In this crazy music/gear business, it’s very interesting how some things come together. In the case of the K.O.D.A, it started out in the brain of a pedal designer named Scotty Smith from ProAnalog, as well as a product idea from the great folks at Komet Amplifiers. If you have never heard of Komet, I highly recommend taking a look at their amps. Holger and Michael worked with Ken Fisher, of Trainwreck fame, to create the Komet 60 amp. I won’t go too deep into that lineage, but the Trainwreck amps are some of the most sought after amps in the world. Since Ken has passed Holger and Michael have taken Komet to the next level of tone. Which brings us to the K.O.D.A.
Scotty Smith had an idea that started out as early 60’s Neve 283 mic pre and morphed into an amp in a box. The purpose of most “amp in a box” style pedals is to help a player create a consistent environment when they go from gig to gig with different backline amps. It helps keep familiarity in the tone. This particular pedal was designed to go in front of anything from a tube amp to many of the class D amps that are out there.
The K.O.D.A is a full featured pedal. Starting at the input we go straight to the drive control. The Drive is a single JFET stage. The JFET gives you a tube-like warm tone, and as you turn it up it gives you more midrange and highs. The Drive is the preamp stage, and it has a great range on it. The gain knob is a twin transistor set up, which is where the harmonic distortion lies. Pairing that with the drive control, the options from clean boost to raging distortion are available. The active treble and bass are really boosts of those frequencies. Like a tube amp, all the EQ’s have gain as well. When the Treble and Bass are all the way counter clockwise, that is unity. Between these four controls lies is your discreet preamp, and the level control helps manage the overall volume. From there it goes into another JFET stage.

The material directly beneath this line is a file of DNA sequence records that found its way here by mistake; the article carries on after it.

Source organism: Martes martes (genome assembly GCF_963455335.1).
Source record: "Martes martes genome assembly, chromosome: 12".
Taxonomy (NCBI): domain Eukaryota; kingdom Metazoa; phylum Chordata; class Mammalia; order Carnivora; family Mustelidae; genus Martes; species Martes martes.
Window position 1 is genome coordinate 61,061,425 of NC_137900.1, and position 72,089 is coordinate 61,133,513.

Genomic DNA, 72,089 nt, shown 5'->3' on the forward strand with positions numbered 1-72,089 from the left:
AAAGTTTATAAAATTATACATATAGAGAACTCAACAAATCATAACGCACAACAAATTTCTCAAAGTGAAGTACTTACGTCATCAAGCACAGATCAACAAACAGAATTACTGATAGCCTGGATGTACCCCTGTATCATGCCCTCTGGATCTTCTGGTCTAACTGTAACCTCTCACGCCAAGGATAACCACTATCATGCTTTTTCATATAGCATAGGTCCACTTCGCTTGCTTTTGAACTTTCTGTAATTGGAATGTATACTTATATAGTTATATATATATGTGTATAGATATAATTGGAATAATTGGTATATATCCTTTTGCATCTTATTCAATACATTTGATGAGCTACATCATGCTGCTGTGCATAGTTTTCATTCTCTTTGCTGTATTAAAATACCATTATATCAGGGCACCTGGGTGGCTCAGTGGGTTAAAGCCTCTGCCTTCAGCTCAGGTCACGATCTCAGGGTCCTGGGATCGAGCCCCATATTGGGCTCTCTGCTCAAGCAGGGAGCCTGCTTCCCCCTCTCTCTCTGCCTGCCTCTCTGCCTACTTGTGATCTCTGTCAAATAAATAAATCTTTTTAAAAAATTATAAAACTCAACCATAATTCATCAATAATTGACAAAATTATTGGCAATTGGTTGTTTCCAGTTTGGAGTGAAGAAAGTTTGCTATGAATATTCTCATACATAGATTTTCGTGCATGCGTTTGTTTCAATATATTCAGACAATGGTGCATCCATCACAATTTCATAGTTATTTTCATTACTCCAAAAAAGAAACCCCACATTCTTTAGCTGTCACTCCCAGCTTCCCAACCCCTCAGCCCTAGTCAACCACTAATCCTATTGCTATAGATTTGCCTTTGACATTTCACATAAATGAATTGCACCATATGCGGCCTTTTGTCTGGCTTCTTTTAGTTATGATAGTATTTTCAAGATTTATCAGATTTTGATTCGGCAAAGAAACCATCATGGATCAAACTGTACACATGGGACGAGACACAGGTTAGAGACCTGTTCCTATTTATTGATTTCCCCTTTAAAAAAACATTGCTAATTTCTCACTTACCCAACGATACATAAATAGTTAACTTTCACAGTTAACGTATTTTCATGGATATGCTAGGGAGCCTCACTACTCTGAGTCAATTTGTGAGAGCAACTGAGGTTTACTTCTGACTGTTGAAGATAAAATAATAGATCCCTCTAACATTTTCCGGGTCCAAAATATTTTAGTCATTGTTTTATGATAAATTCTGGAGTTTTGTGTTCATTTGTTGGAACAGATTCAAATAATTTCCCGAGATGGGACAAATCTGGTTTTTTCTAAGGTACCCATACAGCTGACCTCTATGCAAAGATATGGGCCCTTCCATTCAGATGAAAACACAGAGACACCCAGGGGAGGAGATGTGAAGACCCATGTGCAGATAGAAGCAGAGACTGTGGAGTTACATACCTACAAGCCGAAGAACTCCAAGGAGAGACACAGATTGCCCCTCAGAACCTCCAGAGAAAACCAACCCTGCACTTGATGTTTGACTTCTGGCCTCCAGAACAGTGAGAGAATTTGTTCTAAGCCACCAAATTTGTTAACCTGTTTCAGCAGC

The first toggle on the left is called the “Output Stage.” When you engage that switch, it adds IC. It gives you a different break up in a higher gain distortion. Lastly, the high cut is in the preamp stage. When you bring up the gain it naturally brings out the high end, and the high-cut helps take a little off the top.
I was able to get great clean tones that added the pedal’s EQ to my base tone. I was also able to get the in between and higher gain tones. I was pulling some midrange honk out of this box as well. Overall, I was impressed by the versatility of the K.O.D.A and how it transformed my rig into an entirely different amp. The Komet K.O.D.A is worth a look.